There is no doubt that earnings season is my favorite time of year from an investing perspective. Every quarter Wall Street overreacts to dozens of seemingly disappointing profit reports and punishes stocks in the process. For a deep value, contrarian investor like myself, it’s Christmas, Hanukkah, and Kwanzaa all wrapped into one. One of this month’s best holiday doorbusters has to be networking giant Cisco Systems (CSCO), whose shares have fallen 20%, from $24 to $19, after the company guided down for the current quarter.
Now, I understand that investors hate quarterly misses, especially for larger companies like Cisco whose businesses typically have far more visibility than smaller upstarts. That said, Cisco’s current valuation (12x trailing earnings, 7x trailing cash flow, and 11x 2011 profit estimates) makes it seem like this company is barely growing at the rate of GDP. That does characterize some mature tech forms such as IBM (IBM), which only grows sales at 3%-4% and also fetches about 11 times earnings.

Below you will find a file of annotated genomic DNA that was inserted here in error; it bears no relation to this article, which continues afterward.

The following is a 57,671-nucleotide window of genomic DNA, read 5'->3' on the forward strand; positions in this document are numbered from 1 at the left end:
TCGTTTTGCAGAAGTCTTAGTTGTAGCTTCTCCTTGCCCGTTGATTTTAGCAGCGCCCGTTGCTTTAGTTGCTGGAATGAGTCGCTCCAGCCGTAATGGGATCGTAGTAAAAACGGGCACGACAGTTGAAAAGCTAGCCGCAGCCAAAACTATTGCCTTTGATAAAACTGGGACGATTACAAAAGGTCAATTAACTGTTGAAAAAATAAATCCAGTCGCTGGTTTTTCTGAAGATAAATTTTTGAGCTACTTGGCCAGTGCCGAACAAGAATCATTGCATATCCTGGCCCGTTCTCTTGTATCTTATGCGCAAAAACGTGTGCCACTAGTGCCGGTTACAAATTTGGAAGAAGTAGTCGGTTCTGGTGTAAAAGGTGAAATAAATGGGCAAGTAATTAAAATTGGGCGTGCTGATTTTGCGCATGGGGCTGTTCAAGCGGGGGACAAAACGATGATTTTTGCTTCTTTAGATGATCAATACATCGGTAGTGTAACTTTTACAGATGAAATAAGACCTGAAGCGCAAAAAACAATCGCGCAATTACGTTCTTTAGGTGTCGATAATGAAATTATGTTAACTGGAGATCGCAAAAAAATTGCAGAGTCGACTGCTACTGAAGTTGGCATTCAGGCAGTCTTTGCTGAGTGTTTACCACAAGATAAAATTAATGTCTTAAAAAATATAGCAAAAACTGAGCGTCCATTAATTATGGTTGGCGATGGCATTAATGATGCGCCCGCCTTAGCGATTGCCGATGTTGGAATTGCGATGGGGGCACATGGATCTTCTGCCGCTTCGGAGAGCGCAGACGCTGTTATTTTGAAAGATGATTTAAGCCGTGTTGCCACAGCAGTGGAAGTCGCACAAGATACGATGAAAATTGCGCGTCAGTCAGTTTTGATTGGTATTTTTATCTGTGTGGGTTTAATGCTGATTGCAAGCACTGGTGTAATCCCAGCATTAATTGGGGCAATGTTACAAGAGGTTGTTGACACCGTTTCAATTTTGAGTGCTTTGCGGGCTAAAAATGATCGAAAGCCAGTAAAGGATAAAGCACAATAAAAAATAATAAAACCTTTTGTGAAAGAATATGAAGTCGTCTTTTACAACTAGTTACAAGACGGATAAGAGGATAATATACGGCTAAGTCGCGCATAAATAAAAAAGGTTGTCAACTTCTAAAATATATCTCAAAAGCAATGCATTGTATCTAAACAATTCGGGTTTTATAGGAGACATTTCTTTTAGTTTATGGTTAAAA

Despite recent softening in some of their businesses (especially sales to governments), Cisco is still growing sales and earnings at double digit rates and should continue to do so. This is a classic case of getting to buy a company that is growing faster than the S&P 500 at a discount to the market’s overall valuation. Not to mention that Cisco is a leading company in an excellent and highly profitable industry. I would be quite surprised if Cisco shares didn’t reclaim all of the recent losses sometime over the next 12-18 months.
Full Disclosure: Peridot Capital was long shares of both Cisco and IBM at the time of writing, though positions may change at any time.